Meanwhile, green bonds were found to behave more in line with the broader market in terms of subscriber interest. Average oversubscription was approximately 2.7 times for euro-denominated issues and 3.2 times for US dollar-denominated ones. Interest was generally higher for corporate green bonds.
In recent years, foreign investors have found it easier to access China green bonds. Foreign investment in Chinese fixed income markets had previously been constrained by various structural restrictions. Steps announced by the PBOC in 2016 to open the China Interbank Bond Market (CIBM) to international investors and in 2017 to simplify foreign access via Bond Connect appear likely to change this. These new policies create a vast pool of opportunities for foreign investors to access China’s green bond market.
Most of China’s green bonds are considered investment-grade by onshore ratings agencies. This could give foreign investors more confidence when doing due diligence ahead of a potential investment, particularly since Chinese green bond issuers face additional layers of oversight.
In terms of financial performance in the onshore market, China green bonds have outperformed central government bonds and the aggregate overall bond market. The China Central Depository & Clearing Co., Ltd. (CCDC), together with CECEP Consulting and the Climate Bonds Initiative, developed two indices to track green bonds issued in the onshore market: the ChinaBond China Green Bond Index and ChinaBond China Green Bond Select Index.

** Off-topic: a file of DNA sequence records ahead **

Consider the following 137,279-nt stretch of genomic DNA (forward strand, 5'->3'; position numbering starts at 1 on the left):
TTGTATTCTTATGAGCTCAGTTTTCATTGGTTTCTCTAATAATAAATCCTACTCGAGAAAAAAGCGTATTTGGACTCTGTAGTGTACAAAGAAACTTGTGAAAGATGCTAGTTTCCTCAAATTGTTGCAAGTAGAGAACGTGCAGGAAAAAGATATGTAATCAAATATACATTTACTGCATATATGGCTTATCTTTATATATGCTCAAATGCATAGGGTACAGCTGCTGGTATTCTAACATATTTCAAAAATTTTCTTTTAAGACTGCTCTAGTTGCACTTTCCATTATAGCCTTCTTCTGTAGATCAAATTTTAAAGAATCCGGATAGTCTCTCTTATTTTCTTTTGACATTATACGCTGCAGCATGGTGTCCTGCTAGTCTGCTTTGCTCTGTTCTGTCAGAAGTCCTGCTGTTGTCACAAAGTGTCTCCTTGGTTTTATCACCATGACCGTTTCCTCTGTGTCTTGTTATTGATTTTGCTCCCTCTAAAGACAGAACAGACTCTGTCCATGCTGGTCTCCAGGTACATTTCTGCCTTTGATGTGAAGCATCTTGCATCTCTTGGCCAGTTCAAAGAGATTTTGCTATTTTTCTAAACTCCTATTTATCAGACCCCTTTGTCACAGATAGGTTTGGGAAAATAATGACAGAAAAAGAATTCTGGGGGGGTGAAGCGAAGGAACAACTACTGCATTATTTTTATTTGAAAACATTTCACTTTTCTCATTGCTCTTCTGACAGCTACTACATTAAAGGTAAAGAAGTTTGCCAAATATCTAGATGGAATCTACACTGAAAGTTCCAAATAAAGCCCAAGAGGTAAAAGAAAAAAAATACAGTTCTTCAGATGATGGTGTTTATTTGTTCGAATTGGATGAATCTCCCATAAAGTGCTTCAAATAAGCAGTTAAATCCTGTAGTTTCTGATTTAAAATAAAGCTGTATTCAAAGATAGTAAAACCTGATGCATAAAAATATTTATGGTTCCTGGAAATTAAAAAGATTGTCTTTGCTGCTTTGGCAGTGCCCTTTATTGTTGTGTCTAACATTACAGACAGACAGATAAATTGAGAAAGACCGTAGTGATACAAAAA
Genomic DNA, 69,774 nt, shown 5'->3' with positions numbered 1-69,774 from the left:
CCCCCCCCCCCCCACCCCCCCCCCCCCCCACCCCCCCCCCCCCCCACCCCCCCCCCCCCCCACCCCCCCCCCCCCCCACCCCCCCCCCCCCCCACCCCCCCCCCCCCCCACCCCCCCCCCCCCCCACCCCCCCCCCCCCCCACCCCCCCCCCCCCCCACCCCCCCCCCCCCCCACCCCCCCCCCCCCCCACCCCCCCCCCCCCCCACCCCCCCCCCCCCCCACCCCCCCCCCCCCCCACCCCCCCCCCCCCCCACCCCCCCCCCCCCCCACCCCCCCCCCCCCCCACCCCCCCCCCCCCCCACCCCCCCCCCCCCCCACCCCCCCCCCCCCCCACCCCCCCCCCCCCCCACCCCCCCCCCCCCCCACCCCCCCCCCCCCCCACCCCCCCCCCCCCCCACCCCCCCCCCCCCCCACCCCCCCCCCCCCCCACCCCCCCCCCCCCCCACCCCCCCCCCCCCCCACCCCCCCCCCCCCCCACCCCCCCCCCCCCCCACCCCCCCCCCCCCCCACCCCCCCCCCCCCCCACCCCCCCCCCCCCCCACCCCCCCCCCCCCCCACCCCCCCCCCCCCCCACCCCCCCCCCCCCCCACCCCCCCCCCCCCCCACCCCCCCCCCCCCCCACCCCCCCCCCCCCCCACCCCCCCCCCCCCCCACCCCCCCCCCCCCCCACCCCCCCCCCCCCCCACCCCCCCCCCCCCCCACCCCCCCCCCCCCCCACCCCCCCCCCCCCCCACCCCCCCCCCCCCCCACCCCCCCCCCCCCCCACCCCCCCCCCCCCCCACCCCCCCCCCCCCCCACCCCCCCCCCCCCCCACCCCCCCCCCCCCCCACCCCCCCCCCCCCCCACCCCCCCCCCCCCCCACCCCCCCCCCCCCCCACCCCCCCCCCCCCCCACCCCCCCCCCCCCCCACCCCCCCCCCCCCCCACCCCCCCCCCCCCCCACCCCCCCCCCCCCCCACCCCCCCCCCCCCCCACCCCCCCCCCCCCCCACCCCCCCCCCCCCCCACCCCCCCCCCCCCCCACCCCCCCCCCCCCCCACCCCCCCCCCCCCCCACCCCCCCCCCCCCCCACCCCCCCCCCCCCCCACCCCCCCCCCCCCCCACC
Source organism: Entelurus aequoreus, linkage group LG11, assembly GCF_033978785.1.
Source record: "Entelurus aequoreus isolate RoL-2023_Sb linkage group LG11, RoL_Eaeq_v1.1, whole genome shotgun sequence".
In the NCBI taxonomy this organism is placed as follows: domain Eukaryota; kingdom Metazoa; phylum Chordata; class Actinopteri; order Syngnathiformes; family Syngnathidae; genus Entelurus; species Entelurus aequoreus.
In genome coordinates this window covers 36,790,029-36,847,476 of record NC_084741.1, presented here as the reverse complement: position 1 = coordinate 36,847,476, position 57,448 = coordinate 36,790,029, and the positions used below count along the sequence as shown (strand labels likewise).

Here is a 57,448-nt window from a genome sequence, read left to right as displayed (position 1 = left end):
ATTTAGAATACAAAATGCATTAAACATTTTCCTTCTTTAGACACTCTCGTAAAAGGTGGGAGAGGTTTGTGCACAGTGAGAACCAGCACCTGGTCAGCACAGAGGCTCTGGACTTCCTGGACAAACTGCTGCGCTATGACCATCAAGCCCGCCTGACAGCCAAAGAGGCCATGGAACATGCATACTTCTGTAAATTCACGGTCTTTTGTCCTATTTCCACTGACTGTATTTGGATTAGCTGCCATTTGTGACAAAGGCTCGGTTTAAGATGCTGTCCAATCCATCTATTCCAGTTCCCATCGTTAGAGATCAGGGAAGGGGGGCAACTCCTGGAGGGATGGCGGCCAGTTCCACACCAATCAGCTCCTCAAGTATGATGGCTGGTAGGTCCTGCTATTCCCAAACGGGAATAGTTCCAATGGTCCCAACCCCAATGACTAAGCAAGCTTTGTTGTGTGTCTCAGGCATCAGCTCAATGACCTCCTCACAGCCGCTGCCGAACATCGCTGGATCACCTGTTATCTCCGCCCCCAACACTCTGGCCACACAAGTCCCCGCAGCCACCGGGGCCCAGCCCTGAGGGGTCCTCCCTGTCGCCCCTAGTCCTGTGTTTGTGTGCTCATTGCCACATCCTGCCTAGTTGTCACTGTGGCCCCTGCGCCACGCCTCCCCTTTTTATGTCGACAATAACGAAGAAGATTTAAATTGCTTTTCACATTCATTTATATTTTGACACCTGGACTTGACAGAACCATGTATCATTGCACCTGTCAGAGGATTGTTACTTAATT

Both indices have generated higher returns with lower or similar volatilities compared to the onshore ChinaBond Aggregate Index and the ChinaBond Treasury Bond Aggregate Index.
Despite issuing its first green bond in 2015, China has already emerged as the world leader. In a short period, Chinese regulators and authorities have introduced the new asset class, created a market for it and unveiled comprehensive guidelines on how to use, manage and report proceeds.
The scale of development in the country’s green bond market makes it an asset class to watch for both ESG-driven and non-ESG-driven investors alike.